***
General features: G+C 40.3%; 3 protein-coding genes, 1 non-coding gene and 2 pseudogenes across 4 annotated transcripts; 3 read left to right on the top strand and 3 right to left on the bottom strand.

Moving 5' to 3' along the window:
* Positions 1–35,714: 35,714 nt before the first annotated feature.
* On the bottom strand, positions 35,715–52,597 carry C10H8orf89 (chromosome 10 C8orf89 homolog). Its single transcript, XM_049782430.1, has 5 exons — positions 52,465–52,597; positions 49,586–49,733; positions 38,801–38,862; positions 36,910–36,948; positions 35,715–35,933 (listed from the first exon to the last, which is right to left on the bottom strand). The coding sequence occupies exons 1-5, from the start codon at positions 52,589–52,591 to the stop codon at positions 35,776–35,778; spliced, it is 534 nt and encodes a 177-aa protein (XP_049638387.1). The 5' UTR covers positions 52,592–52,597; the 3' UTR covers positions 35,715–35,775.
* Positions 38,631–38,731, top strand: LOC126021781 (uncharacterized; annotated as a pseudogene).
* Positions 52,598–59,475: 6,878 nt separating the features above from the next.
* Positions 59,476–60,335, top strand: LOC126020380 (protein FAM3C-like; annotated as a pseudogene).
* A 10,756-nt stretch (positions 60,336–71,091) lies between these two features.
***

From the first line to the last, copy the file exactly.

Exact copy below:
General features: G+C 40.3%; 3 protein-coding genes, 1 non-coding gene and 2 pseudogenes across 4 annotated transcripts; 3 read left to right on the top strand and 3 right to left on the bottom strand.

Moving 5' to 3' along the window:
* Positions 1–35,714: 35,714 nt before the first annotated feature.
* On the bottom strand, positions 35,715–52,597 carry C10H8orf89 (chromosome 10 C8orf89 homolog). Its single transcript, XM_049782430.1, has 5 exons — positions 52,465–52,597; positions 49,586–49,733; positions 38,801–38,862; positions 36,910–36,948; positions 35,715–35,933 (listed from the first exon to the last, which is right to left on the bottom strand). The coding sequence occupies exons 1-5, from the start codon at positions 52,589–52,591 to the stop codon at positions 35,776–35,778; spliced, it is 534 nt and encodes a 177-aa protein (XP_049638387.1). The 5' UTR covers positions 52,592–52,597; the 3' UTR covers positions 35,715–35,775.
* Positions 38,631–38,731, top strand: LOC126021781 (uncharacterized; annotated as a pseudogene).
* Positions 52,598–59,475: 6,878 nt separating the features above from the next.
* Positions 59,476–60,335, top strand: LOC126020380 (protein FAM3C-like; annotated as a pseudogene).
* A 10,756-nt stretch (positions 60,336–71,091) lies between these two features.